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PROPER PR Stephen Boulton, Technical Service Manager for F. Ball and Co. Ltd., gives his advice for achi


Calcium sulphate screeds (also known as anhydrite or gypsum screeds) have become a popular choice of subfloor, particularly in newbuilds, because of the ease and speed with which they can be installed over large areas, less shrinkage and fewer joints required. Although increasingly common, these screeds require a few special considerations when it comes to subfloor preparation.


One of the most common queries that we receive when attending site visits is how best to prepare calcium sulphate screeds before the installation of a floorcovering. Not undertaking certain procedures when working over this type of subfloor is a common cause of floor failure.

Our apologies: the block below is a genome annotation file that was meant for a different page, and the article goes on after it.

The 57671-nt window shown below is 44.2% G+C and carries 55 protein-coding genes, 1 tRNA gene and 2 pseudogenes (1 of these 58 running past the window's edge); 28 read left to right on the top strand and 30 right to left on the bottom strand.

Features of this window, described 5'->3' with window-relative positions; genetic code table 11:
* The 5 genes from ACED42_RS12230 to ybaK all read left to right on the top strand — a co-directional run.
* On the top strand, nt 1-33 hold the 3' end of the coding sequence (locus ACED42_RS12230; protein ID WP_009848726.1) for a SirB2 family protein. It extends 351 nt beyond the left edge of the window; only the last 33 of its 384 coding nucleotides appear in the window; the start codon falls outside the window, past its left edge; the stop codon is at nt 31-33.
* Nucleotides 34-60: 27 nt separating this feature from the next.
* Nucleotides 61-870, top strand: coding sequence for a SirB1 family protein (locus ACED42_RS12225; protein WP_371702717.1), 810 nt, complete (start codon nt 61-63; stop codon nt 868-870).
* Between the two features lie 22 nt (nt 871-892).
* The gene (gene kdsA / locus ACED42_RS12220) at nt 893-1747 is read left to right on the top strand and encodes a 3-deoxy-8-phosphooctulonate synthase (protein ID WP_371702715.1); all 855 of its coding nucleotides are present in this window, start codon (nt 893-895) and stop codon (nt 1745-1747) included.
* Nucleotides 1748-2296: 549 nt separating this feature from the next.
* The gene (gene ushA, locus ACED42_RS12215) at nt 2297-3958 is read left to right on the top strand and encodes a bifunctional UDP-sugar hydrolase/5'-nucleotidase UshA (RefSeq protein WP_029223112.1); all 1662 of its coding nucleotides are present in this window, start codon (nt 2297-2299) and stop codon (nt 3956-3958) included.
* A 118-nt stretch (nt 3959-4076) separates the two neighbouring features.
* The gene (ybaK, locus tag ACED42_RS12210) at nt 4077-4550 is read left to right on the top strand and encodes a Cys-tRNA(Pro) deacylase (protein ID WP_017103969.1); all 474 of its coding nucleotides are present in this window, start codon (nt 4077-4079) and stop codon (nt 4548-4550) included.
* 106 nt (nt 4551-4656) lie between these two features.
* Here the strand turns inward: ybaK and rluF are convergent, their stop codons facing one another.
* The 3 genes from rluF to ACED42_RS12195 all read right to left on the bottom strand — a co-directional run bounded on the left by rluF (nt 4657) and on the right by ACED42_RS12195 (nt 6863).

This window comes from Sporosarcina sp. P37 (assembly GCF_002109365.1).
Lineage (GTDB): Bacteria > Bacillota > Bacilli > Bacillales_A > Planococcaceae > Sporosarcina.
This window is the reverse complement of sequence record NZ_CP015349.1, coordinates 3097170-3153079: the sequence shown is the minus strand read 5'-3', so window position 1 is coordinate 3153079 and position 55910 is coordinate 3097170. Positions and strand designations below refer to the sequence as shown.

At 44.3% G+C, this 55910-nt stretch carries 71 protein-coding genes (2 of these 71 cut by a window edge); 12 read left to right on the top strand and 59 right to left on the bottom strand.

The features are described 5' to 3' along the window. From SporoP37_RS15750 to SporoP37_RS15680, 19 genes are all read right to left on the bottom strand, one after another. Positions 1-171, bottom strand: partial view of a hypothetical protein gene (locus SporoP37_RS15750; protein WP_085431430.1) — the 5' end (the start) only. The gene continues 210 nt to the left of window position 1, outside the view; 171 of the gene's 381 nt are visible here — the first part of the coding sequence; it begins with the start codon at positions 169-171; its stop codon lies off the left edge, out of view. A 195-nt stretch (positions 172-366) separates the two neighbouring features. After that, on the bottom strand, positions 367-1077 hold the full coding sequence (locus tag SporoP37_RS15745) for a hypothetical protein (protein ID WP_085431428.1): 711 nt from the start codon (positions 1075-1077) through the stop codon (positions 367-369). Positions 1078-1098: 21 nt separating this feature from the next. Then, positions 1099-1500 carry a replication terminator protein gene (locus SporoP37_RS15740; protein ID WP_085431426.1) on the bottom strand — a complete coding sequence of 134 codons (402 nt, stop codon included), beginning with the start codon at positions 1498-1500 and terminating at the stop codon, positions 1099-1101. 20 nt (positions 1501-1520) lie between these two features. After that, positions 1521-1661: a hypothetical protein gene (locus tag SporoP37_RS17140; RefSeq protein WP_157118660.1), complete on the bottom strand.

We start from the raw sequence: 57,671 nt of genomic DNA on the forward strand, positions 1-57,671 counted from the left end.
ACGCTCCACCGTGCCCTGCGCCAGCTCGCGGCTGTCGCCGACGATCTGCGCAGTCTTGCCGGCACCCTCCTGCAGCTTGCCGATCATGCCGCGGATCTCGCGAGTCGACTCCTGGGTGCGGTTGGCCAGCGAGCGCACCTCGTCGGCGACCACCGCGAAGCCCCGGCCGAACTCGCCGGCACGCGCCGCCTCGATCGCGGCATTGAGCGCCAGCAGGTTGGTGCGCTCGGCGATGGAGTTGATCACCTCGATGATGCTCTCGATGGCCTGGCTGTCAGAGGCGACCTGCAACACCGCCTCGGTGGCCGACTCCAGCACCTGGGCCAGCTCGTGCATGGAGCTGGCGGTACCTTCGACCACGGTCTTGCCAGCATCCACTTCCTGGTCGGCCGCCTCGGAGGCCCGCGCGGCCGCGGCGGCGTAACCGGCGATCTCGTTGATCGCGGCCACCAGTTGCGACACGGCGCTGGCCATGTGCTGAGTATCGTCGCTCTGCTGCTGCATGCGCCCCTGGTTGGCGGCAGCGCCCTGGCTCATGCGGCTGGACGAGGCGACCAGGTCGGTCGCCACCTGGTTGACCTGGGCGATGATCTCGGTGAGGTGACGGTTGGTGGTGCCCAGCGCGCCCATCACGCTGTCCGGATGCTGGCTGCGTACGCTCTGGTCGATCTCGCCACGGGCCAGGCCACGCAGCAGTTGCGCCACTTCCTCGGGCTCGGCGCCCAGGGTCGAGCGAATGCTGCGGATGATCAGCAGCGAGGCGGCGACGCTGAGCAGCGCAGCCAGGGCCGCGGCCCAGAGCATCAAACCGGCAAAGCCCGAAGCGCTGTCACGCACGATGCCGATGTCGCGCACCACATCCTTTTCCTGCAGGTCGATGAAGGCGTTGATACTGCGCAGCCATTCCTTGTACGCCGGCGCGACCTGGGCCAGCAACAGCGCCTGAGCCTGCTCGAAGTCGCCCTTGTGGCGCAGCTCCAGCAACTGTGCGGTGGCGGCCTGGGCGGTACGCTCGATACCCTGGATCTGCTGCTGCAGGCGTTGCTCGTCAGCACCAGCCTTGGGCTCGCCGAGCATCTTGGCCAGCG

22 | SCREEDS, RESINS & COATINGS


High levels of moisture are a particular cause of concern because a waterproof surface membrane tend not be recommended over a damp calcium sulphate screed. With sand/ cement screeds, excess subfloor moisture can be suppressed by applying a waterproof surface membrane. However, calcium sulphate screeds build up strength as they dry. The use of a waterproof surface membrane will trap moisture, impeding strength build-up and reducing the integrity of the screed, resulting in a weak surface. Screeds therefore should be allowed to dry naturally before installing floorcoverings.


PRIOR PREPARATION As with any floorcovering installation, there are a number


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